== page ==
Type on me…. I dares ya.
But was there a standout machine?
This is a tough question – and I’m sure some of you will be a bit surprised by my completely subjective answer.
I have a love of Art Deco styling and design. I also have just as strong a fondness for the conflicting – yet rather similar style of Art Nouveau. And while the Oliver 5 in Robert’s collection stood out as a grand example of Nouveau, there were two machines that really grabbed my Art Deco loving attention.
First, but not foremost – was Robert’s ‘Bing’ typewriter.
Its Deco stylings were cool and sophisticated, and despite the relatively down price nature of the machine, it had style in spades.
But the machine that took my heart the most – would have to be Robert’s Royal 1 flatbed.
Under-lit and hidden away in a bit of an odd corner, this machine’s style leapt out at you as you looked at it. No other machine I have seen to date has captured the era’s design aesthetic so well. This photo doesn’t do it justice, but I just took a look one look at it – and I was in love. A feeling for a machine that I hadn’t had since I first clapped my eyes on an Oliver.
I’d seen photos of these machines before, but never felt particularly impressed. But now seeing one with my own eyes I have to say – I was impressed.
Sitting there in the dark, I almost asked it if it had been fed any new paper or ribbons lately. It seemed so lonely, especially as it had only a Canon typestar to keep it company.
There were many other outstanding machines in this collection, including a Gold Royal! I didn’t even know Robert owned one. But there you have it.
Very, very cool. And I thank Robert for sharing.
* * *
Later that day Robert loaded me up with a couple of magnificent machines before I left for the airport. However I hadn’t brought with me a suitcase or bag to put them in. As such, I stuffed my camera into a small luggage bag and sent it into the luggage bay. Absurdly, my camera was probably worth considerably more than the two machines that were in my hands – but was also well insured.
My plan had been – before I left Robert, to find a luggage shop at the airport and just buy a cheap bag. But alas…. Canberra airport was as bare as could be. The only thing it had was a coffee shop.
Waiting for the plane – with a bit of a snack, and two typewriters.
Getting the machines through the airport and onto the plane was another matter entirely. They both got X-Rayed before I was asked by security to open them up. It was obvious this was more out of curiosity and boredom than anything, but they swabbed both machines for explosive residue. While I was standing there waiting for the result, the woman that had been assessing me (I got swabbed as well as the typewriters) started asking me about the typewriters. She was quite fascinated.
Inadvertently I had to go back out of the secured area and back into the terminal. I had left my glasses on a chair on the other side, and could see them through the glass wall. This subsequently saw me returning back through security again. The smirking little skin-head that had previously been operating the metal detector was now on the X-Ray machine. He called over a Maori chap that was working with him to examine the ‘threat’ of these typewriters more closely. Fortunately I didn’t need to call him a dickhead, because that’s exactly what the Maori chap called him.
I picked the typers off the conveyor and thanked the Maori guy. He gave me a thumbs up and asked; ‘They’re like, old school printers, right’?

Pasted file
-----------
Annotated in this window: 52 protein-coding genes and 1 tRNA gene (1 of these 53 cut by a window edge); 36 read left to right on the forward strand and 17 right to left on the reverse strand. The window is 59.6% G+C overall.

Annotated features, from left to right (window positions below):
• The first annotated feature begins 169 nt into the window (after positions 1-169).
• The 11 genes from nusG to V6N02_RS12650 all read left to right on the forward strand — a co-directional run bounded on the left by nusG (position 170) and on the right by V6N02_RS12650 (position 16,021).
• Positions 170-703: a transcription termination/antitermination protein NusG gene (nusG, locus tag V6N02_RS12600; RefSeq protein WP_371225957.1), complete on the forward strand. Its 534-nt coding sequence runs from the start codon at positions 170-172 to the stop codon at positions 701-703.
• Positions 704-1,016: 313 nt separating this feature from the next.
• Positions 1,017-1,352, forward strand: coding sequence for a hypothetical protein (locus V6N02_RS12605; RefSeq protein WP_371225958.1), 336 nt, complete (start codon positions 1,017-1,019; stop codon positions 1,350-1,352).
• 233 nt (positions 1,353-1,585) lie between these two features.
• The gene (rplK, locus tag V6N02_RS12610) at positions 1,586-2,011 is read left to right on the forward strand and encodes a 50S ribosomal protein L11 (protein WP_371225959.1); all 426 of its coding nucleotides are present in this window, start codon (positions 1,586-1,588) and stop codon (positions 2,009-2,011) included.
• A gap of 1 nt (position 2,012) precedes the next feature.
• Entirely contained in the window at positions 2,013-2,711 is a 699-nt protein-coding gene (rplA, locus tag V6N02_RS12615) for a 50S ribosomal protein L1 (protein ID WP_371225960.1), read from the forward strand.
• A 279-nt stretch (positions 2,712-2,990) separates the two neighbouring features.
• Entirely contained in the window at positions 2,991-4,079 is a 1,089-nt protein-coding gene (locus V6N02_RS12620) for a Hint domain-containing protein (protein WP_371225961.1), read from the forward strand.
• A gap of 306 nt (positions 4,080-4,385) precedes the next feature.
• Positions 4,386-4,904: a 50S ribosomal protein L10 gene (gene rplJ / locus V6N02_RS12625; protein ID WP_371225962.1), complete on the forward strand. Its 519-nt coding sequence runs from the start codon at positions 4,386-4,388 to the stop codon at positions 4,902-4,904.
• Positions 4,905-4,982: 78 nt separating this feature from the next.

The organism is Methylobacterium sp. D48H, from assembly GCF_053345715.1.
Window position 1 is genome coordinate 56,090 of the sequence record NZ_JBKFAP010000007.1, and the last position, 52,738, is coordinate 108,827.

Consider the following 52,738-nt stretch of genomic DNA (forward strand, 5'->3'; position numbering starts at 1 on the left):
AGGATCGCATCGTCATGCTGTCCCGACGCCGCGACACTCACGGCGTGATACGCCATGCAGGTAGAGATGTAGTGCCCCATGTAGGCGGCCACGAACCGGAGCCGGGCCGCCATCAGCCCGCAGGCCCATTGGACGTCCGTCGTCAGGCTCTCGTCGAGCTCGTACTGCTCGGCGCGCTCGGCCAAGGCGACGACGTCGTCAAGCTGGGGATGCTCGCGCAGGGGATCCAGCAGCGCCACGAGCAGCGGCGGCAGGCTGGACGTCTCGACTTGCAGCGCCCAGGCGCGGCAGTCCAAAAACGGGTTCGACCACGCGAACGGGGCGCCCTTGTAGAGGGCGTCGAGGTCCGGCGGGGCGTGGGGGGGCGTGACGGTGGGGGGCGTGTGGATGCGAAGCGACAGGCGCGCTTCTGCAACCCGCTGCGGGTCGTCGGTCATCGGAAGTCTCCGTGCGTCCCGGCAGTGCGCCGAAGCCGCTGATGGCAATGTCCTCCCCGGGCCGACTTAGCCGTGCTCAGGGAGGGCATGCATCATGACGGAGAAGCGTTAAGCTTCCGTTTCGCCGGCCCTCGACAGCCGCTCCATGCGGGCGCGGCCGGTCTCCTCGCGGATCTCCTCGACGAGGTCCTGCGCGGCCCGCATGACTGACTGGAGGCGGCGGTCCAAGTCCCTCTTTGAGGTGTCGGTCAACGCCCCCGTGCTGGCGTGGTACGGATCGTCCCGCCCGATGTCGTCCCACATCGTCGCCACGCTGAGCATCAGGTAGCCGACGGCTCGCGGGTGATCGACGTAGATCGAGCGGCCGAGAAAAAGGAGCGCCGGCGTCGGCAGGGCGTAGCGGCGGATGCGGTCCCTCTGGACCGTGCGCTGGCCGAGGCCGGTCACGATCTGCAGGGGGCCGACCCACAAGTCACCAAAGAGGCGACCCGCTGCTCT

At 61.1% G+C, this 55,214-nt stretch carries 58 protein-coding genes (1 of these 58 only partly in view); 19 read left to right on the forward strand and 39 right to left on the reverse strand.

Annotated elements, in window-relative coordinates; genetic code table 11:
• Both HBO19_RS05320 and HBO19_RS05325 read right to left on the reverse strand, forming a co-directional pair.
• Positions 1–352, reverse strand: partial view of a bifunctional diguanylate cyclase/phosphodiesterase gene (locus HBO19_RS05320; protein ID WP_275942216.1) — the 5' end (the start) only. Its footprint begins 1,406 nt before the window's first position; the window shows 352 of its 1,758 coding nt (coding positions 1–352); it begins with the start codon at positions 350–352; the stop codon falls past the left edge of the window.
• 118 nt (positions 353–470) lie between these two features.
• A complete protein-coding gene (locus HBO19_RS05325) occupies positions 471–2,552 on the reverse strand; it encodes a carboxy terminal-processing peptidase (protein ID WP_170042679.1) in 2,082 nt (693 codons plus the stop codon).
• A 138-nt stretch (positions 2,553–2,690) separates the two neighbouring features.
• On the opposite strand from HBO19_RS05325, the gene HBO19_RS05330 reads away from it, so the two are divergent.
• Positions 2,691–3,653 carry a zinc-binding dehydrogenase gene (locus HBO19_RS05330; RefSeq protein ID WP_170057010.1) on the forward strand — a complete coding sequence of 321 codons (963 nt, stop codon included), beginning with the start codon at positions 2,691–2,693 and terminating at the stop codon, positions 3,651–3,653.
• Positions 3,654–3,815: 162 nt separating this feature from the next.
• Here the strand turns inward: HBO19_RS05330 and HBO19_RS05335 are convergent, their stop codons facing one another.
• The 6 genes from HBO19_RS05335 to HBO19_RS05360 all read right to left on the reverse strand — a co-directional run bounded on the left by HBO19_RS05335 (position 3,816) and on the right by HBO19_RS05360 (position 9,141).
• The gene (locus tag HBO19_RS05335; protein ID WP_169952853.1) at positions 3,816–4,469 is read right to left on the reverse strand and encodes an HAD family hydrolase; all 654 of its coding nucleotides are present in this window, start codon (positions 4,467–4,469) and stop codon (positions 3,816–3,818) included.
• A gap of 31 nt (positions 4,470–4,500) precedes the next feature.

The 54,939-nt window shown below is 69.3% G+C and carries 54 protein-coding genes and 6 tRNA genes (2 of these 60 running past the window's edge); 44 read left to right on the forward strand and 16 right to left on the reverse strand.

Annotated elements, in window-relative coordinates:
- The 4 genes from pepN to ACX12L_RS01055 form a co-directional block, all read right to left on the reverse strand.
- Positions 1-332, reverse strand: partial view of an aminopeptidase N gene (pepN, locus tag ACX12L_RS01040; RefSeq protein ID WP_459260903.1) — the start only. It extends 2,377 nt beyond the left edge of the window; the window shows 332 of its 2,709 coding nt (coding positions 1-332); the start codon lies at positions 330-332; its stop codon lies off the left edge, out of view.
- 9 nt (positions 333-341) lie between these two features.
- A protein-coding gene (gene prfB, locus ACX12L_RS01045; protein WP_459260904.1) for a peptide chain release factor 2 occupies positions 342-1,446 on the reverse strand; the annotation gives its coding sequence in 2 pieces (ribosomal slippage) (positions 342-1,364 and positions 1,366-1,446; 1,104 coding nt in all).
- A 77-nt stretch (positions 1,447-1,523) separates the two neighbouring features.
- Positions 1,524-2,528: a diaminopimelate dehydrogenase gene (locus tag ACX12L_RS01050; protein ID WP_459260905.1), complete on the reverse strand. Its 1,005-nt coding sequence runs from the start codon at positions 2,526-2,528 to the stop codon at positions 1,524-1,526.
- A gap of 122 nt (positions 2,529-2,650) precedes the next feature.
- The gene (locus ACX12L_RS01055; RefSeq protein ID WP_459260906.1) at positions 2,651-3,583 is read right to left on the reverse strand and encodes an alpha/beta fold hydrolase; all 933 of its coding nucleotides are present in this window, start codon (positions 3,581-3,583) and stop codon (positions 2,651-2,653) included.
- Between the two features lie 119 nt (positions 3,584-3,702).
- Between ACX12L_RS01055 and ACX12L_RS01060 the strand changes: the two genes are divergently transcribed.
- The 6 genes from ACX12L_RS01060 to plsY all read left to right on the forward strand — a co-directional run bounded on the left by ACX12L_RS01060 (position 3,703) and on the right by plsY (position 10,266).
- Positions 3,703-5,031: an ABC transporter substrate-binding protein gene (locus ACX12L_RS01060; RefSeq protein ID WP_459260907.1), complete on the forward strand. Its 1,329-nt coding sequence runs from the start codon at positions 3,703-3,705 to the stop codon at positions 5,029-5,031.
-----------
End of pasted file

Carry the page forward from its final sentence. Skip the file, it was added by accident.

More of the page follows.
I gave him a smile and said “Typewriters, yeah”!
“typewriters, yeah, that’s it”!
He looked away a little embarrassed, so I gave him a “Thanks for that mate, have a good one” and scurried on my way.
A couple of passengers looked at me a bit awkwardly as I shoved the two cases into the overhead luggage. However no one seemed willing to comment. Before long I was on my way back to Brisbane with a plethora of photos, two new project typers to repair, and a very satisfied feeling about meeting a charming, passionate and intelligent man; and his a great selection of typewriters.
….. Also I had a window seat, and was just about to see an amazing dusk light show over the plane’s wing.
Coming up – The fight is on: Scott v’s The Royal.
16 thoughts on “Journey to Canberra – The Messenger Collection”
Oh come on, you should have brought one out to type on, if only for a hot minute, on the plane. Fine story of your visit. Thanks for sharing.
The Typewriter Temple. Thank you very much.
Wish I could have been there. Thanks for letting me at least virtually visit the exhibition.
Thanks for this report on the luscious exhibit and a great experience.
I thought about it – I seriously did. However Robert was intending to send me home with the Bijou, and I was trying to avoid carrying two typewriters home.
Could have been interesting if I used the Bijou on the plane…
There will be more exhibits – I'm sure! One day I'll make it out your way too…
Thanks Richard. It really was worth the time and money spent on visiting. Glad you liked it.
Thanks for the fine post on Robert”s excellent exhibition. His typewriters are fantastic!
Indeed they are. He's got some great gear.
Scott – incredible post! you brought it to life, my friend.
As for Robert's collection: DROOOOOOOOL!!!!!!!!
Oh. My. Goodness! What a lovely collection and photos to show them off! Wish I could have been there!
I too adore the Royal 1. Simply beautiful machine. Maybe one day…
Thanks you very much Michael! And yes, it is an AMAZING collection.
Ha ha ha ha….. I'm keeping my wallet locked in a cabinet in fear of actually seeing one turn up somewhere online.
hiya scott, thank you for sharing! pardon me for my silly question – what is that white typer in the fifth picture? it's calling my name! 😉
That is a white underwood standard – I think a model 5. I suspect it was a dealer re-paint, as it was in incredibly good condition. I don't know an awful lot about this machine specifically, but it is the only one I have ever seen.